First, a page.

slide1 l.
Download
Skip this Video
Loading SlideShow in 5 Seconds..
Digital Imaging and Image Analysis Bozzola and Russell – Chapter 18 PowerPoint Presentation
Download Presentation
Digital Imaging and Image Analysis Bozzola and Russell – Chapter 18

Loading in 2 Seconds...

play fullscreen
1 / 46

Digital Imaging and Image Analysis Bozzola and Russell – Chapter 18 - PowerPoint PPT Presentation


  • 260 Views
  • Uploaded on

Digital Imaging and Image Analysis Bozzola and Russell – Chapter 18 http://www.uga.edu/caur/maflect.htm Lascaux Cave in Southern France 15,000 years B.C.E. For thousands of years mankind has been trying to convey to others his observations of nature through the use of images.

loader
I am the owner, or an agent authorized to act on behalf of the owner, of the copyrighted work described.
capcha
Download Presentation

PowerPoint Slideshow about 'Digital Imaging and Image Analysis Bozzola and Russell – Chapter 18' - niveditha


An Image/Link below is provided (as is) to download presentation

Download Policy: Content on the Website is provided to you AS IS for your information and personal use and may not be sold / licensed / shared on other websites without getting consent from its author.While downloading, if for some reason you are not able to download a presentation, the publisher may have deleted the file from their server.


- - - - - - - - - - - - - - - - - - - - - - - - - - E N D - - - - - - - - - - - - - - - - - - - - - - - - - -
Presentation Transcript
slide1

Digital Imaging and Image Analysis

Bozzola and Russell – Chapter 18

http://www.uga.edu/caur/maflect.htm

slide2

Lascaux Cave in Southern France

15,000 years B.C.E.

For thousands of years mankind has been trying to convey to others his observations of nature through the use of images.

slide4

Robert Hooke

1635-1703

Antoni van Leeuwenhoek

1672-1723

slide5

Robert Hooke

1635-1703

Antoni van Leeuwenhoek

1672-1723

Ernst Haeckel

1834-1919

slide6

Louis Jacques Mande Daguerre

1787-1851

Photography or “light writing”

is the process by which an image is recorded without the aid of drawing.

slide7

Louis Jacques Mande Daguerre

1787-1851

Daguerre’s method consisted of treating silver-plated copper sheets with iodine to make them sensitive to light, then exposing them in a camera and "developing" the images with warm mercury vapor. Such images came to be known as Daguerreotypes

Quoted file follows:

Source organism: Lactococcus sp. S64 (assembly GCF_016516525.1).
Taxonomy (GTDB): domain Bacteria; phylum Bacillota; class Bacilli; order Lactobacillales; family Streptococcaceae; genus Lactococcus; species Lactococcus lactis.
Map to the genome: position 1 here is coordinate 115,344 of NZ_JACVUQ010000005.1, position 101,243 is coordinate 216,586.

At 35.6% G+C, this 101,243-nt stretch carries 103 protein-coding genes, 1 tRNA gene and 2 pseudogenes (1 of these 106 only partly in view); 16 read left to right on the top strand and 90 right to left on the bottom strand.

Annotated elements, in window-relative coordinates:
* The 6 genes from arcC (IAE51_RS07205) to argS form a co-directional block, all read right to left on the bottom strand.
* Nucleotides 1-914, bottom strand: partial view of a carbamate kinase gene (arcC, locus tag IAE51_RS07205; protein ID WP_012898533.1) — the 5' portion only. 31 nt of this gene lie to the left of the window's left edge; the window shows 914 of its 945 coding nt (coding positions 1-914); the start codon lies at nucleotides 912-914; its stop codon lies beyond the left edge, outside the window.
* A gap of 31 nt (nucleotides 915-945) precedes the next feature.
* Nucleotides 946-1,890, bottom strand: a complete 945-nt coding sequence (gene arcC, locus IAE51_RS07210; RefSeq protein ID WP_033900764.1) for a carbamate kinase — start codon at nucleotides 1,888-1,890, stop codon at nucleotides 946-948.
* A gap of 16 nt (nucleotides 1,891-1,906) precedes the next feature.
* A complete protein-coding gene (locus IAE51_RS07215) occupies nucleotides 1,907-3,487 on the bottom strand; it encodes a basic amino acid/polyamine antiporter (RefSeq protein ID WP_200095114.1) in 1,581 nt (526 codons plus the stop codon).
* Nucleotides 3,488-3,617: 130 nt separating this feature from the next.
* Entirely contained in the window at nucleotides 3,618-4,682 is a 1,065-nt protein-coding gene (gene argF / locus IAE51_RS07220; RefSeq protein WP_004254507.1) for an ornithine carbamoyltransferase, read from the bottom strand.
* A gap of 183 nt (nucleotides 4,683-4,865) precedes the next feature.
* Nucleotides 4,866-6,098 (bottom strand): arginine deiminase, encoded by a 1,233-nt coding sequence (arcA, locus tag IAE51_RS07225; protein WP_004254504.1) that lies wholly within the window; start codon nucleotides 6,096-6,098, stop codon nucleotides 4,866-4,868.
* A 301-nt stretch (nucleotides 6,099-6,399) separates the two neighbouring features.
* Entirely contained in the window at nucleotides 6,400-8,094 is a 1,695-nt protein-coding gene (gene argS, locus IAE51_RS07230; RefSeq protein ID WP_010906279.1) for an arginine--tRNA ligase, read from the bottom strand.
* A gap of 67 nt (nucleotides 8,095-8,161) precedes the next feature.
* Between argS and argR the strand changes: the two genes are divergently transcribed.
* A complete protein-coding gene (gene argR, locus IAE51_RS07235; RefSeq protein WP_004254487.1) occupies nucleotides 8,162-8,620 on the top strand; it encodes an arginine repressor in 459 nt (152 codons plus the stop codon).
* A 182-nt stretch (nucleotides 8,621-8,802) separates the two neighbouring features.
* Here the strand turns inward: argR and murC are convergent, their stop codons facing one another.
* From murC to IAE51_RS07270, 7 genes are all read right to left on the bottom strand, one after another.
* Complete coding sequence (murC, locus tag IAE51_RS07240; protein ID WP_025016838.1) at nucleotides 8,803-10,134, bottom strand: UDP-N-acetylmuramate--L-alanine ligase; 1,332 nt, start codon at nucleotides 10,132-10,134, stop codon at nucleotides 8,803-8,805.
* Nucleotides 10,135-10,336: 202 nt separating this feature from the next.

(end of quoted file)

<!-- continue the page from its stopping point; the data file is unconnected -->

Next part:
Joseph Nicéphore Niépce World’s first photograph

1826

slide8

The First Photomicrograph

John Benjamin Dancer

1812-1887

In 1840, he showed first photomicrograph (actually a Daguerreotype) of a Flea using a gas illuminated microscope and a camera lucida.

slide10

In the mid-1800’s photographers learned to apply a silver halide emulsion to glass plates. These “negatives” could then be used multiple times to create many photographs of a single image.

slide11

Until the 1960’s all TEMs also used glass plates for capturing images. The scientists would have to apply the emulsion to the plates themselves as these did not come ready made from the manufacturer.

slide12

SEM of silver halide grains

Modern photography still uses silver halide grains embedded in an emulsion but the base is no longer made of glass.

slide14

Some of the halide grains will become exposed due to the energy of the transmitted electrons striking them. Upon development these exposed grains become deposited as metallic silver. This is the “latent” image. After fixation unexposed (and thus undeveloped) silver grains are removed from the emulsion by a process known as fixation.

slide15

A black and white photograph is nothing more than a two dimensional arrangement of black (silver grains) and white (paper backing from which grains have been removed) arranged in such a way that they create an image.

slide16

Image Processing:

Optical: Mechanical manipulation

(lenses, enlargers, etc.)

Analog: Electronic manipulation

Digital: Computer manipulation:

Image as a data matrix

slide17

Image Processing:

Optical: Brightness, contrast, enlargement,

cropping, dodging & burning

Analog:

Digital:

slide18

Image Processing:

Optical: Brightness, contrast, enlargement,

cropping, dodging & burning

Analog: Brightness, contrast.

Digital:

slide19

Image Processing:

Optical: Brightness, contrast, enlargement,

cropping, dodging & burning

Analog: Brightness, contrast.

Digital: Brightness, contrast, enlargement,

cropping, dodging & burning, non-

linear display, contrast stretching,

erosion & dilation, edge

enhancement, etc.

slide20

Contrast vs. Brightness

Brightness: The location of a visual perception along the black to white continuum

Bright

Dark

slide21

Contrast vs. Brightness

Contrast: The range of optical density and tone on a photographic image (or the extent to which adjacent areas on a CRT differ in brightness.

High

Low

slide22

Contrast vs. Brightness

As contrast is increased the overall brightness of the image appears to increase in some areas and decrease in others

slide23